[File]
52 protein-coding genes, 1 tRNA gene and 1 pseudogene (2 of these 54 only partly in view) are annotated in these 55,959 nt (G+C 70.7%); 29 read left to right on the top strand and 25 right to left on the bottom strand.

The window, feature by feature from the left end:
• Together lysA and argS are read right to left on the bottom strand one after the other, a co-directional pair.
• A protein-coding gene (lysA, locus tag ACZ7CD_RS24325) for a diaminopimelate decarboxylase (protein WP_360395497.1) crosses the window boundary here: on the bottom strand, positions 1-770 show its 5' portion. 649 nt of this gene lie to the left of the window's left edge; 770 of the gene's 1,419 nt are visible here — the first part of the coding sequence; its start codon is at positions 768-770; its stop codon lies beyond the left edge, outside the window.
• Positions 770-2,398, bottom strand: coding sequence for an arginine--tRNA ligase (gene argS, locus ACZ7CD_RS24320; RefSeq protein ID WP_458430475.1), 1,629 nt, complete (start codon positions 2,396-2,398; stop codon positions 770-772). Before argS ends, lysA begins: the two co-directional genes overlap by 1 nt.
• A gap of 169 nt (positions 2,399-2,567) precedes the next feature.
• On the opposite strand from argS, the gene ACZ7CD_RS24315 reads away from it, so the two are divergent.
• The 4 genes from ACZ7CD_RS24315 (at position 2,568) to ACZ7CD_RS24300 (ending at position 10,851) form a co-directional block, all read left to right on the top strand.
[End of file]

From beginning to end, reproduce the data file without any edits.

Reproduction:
52 protein-coding genes, 1 tRNA gene and 1 pseudogene (2 of these 54 only partly in view) are annotated in these 55,959 nt (G+C 70.7%); 29 read left to right on the top strand and 25 right to left on the bottom strand.

The window, feature by feature from the left end:
• Together lysA and argS are read right to left on the bottom strand one after the other, a co-directional pair.
• A protein-coding gene (lysA, locus tag ACZ7CD_RS24325) for a diaminopimelate decarboxylase (protein WP_360395497.1) crosses the window boundary here: on the bottom strand, positions 1-770 show its 5' portion. 649 nt of this gene lie to the left of the window's left edge; 770 of the gene's 1,419 nt are visible here — the first part of the coding sequence; its start codon is at positions 768-770; its stop codon lies beyond the left edge, outside the window.
• Positions 770-2,398, bottom strand: coding sequence for an arginine--tRNA ligase (gene argS, locus ACZ7CD_RS24320; RefSeq protein ID WP_458430475.1), 1,629 nt, complete (start codon positions 2,396-2,398; stop codon positions 770-772). Before argS ends, lysA begins: the two co-directional genes overlap by 1 nt.
• A gap of 169 nt (positions 2,399-2,567) precedes the next feature.
• On the opposite strand from argS, the gene ACZ7CD_RS24315 reads away from it, so the two are divergent.
• The 4 genes from ACZ7CD_RS24315 (at position 2,568) to ACZ7CD_RS24300 (ending at position 10,851) form a co-directional block, all read left to right on the top strand.